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Shattered Dreams?An Oral History of the South African AIDS Epidemic$
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Gerald M. Oppenheimer and Ronald Bayer

Print publication date: 2007

Print ISBN-13: 9780195307306

Published to Oxford Scholarship Online: September 2009

DOI: 10.1093/acprof:oso/9780195307306.001.0001

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The Burdens of AIDS: Treatment and Its Discontents

The Burdens of AIDS: Treatment and Its Discontents

Chapter:
(p.79) 3 The Burdens of AIDS: Treatment and Its Discontents
Source:
Shattered Dreams?
Author(s):

Gerald M. Oppenheimer

Ronald Bayer

Publisher:
Oxford University Press
DOI:10.1093/acprof:oso/9780195307306.003.0003

This chapter describes the early burdens carried by those dedicated to treating people with AIDS. To care for their patients, these doctors and nurses often needed to create their own clinics and begin a regimen of therapeutic trial and error. To protect their patients against inevitable stigma and discrimination, they developed protocols to ensure privacy and confidentiality. However committed the clinicians, the context in which they practiced was strained by cultural and class barriers: a linguistic divide (most doctors did not speak African languages) and the tension between Western-trained physicians and traditional healers. Perhaps the greatest burden for nurses and doctors was coping with the stream of suffering and dying patients and their inevitable deaths.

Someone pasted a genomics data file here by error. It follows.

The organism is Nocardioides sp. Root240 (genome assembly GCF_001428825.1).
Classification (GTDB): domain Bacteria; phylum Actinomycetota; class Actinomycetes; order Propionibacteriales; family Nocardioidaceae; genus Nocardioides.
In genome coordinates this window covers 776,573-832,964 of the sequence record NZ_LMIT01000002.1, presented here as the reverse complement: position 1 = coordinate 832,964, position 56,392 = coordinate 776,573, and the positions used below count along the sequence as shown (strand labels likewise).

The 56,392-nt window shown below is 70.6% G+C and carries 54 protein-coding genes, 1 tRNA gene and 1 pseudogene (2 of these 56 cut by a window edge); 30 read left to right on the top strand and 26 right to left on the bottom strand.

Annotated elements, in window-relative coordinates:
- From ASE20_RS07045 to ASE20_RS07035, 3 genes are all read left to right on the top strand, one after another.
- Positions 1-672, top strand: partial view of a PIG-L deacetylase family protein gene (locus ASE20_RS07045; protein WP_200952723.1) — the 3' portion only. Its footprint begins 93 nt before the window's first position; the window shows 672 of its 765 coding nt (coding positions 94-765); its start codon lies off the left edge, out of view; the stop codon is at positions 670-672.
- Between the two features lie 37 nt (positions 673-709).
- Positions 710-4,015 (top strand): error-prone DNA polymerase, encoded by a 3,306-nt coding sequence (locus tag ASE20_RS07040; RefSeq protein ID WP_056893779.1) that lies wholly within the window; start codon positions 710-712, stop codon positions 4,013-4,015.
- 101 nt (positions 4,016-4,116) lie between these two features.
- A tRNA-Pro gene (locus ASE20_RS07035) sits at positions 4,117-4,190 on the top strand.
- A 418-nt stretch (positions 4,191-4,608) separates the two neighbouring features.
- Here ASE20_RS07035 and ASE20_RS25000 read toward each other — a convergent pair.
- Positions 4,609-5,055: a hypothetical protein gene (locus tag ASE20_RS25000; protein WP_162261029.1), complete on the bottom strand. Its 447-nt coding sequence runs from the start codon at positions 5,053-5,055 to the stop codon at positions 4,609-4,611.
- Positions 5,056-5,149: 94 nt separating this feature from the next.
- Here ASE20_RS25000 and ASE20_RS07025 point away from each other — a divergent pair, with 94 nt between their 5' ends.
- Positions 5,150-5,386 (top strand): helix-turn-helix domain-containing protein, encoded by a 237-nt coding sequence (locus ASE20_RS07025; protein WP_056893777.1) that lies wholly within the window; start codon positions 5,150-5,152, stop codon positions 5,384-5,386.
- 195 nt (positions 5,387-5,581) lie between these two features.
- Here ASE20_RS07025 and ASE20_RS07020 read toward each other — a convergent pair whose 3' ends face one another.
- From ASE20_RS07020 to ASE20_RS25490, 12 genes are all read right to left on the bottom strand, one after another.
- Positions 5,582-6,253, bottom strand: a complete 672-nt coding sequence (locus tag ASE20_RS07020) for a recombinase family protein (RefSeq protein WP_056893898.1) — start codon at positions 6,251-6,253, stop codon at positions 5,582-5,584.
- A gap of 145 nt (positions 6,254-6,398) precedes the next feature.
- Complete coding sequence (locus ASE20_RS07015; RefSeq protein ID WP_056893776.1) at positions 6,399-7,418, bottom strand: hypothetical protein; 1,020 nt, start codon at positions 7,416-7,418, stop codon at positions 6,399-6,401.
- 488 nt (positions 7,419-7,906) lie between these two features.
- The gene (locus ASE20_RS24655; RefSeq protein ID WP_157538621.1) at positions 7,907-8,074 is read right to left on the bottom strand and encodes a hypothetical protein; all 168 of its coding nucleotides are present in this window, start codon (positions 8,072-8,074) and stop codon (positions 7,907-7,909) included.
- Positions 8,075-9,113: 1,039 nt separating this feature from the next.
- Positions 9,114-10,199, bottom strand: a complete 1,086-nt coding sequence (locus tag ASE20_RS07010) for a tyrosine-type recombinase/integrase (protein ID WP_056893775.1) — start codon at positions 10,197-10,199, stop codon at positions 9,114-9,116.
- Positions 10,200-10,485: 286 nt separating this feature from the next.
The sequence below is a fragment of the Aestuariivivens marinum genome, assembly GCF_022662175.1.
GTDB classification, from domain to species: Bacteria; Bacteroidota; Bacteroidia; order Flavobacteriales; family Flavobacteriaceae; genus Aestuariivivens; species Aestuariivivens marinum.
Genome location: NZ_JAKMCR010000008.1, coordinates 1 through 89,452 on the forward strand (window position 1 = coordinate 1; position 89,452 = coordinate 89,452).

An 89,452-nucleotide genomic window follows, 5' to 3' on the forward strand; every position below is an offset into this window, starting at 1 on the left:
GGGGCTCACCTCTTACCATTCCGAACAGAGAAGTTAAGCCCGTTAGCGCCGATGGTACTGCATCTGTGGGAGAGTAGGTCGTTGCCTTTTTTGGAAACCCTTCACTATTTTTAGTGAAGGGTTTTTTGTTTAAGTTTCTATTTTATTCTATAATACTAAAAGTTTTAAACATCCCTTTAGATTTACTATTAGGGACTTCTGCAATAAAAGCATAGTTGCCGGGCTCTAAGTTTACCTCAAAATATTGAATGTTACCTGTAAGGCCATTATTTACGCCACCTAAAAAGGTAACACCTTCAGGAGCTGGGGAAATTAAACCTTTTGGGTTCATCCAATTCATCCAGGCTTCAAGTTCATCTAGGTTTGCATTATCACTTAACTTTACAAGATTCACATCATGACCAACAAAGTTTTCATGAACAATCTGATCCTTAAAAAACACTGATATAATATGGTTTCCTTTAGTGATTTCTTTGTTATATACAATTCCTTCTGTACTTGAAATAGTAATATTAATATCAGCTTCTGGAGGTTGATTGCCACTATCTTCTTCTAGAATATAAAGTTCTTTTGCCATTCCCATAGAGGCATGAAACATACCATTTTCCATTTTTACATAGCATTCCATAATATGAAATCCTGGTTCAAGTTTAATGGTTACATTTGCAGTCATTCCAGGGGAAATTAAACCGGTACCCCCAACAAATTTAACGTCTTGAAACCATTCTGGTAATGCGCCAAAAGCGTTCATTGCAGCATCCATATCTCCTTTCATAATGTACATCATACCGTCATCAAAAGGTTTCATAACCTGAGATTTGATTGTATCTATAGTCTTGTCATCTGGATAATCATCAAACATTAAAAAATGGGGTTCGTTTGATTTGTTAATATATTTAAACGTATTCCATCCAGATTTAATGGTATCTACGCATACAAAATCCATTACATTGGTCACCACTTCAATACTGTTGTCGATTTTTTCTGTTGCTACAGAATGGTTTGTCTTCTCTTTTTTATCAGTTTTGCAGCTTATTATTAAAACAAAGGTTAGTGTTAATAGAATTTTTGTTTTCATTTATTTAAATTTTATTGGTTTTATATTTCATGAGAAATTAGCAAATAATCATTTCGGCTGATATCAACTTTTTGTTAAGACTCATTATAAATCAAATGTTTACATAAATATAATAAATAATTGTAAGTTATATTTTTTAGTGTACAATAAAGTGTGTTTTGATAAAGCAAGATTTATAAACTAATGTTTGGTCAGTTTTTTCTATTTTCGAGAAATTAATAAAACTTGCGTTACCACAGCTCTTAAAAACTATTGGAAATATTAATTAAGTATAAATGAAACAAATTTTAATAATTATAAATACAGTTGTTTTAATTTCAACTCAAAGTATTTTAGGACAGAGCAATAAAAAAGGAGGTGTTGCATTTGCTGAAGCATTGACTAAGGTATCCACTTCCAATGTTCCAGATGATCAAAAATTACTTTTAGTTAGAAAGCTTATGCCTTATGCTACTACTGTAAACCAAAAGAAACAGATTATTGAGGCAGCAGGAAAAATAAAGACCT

Keywords:   HIV/ADS, stigma, discrimination, patient confidentiality, doctor-patient communication, traditional healers, sacerdotal medicine, death, South Africa

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